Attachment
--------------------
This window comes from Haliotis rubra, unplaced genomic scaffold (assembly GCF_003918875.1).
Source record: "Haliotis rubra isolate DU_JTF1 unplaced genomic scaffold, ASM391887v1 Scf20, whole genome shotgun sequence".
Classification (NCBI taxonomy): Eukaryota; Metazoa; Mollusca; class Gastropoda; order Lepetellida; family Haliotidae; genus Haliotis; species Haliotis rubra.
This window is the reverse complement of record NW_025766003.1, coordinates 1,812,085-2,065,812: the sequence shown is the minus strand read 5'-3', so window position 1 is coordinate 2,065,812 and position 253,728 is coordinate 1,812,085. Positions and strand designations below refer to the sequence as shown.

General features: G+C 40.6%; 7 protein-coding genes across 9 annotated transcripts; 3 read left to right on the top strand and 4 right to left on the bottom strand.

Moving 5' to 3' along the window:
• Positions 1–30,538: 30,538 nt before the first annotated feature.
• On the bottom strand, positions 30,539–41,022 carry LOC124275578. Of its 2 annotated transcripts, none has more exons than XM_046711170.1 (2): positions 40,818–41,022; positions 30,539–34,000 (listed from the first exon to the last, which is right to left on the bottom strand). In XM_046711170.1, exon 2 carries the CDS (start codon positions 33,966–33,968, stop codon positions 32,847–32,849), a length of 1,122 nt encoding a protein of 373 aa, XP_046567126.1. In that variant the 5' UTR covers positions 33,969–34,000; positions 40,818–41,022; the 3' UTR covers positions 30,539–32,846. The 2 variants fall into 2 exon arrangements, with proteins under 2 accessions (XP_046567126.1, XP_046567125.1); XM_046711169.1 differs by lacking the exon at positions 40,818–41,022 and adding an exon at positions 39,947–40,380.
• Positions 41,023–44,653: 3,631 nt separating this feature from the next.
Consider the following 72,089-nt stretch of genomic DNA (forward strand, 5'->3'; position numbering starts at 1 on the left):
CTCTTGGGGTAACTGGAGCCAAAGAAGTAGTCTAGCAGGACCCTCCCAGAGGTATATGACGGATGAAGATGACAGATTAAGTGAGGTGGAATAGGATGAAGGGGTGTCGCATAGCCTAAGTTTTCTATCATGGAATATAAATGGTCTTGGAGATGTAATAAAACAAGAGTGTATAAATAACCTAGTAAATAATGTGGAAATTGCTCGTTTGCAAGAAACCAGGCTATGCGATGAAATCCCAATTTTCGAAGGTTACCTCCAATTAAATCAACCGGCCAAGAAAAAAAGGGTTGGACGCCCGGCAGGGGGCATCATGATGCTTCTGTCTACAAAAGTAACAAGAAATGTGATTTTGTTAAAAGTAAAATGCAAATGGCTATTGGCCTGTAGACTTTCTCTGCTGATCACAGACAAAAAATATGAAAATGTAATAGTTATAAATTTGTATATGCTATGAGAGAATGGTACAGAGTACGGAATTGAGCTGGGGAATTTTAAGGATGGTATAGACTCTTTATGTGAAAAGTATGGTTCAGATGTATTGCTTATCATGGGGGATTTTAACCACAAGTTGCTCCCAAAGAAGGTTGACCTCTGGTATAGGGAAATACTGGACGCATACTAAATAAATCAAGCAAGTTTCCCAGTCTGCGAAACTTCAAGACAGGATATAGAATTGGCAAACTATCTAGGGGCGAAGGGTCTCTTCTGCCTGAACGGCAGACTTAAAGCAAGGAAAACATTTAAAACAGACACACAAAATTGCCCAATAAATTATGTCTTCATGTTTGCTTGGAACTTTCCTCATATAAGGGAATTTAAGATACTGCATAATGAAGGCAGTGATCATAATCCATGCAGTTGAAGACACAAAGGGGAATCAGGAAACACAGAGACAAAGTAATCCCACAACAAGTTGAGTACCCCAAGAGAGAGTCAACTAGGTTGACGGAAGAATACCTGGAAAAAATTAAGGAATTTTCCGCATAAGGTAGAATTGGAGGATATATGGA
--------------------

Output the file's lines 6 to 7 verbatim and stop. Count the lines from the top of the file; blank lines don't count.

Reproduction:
Moving 5' to 3' along the window:
• Positions 1–30,538: 30,538 nt before the first annotated feature.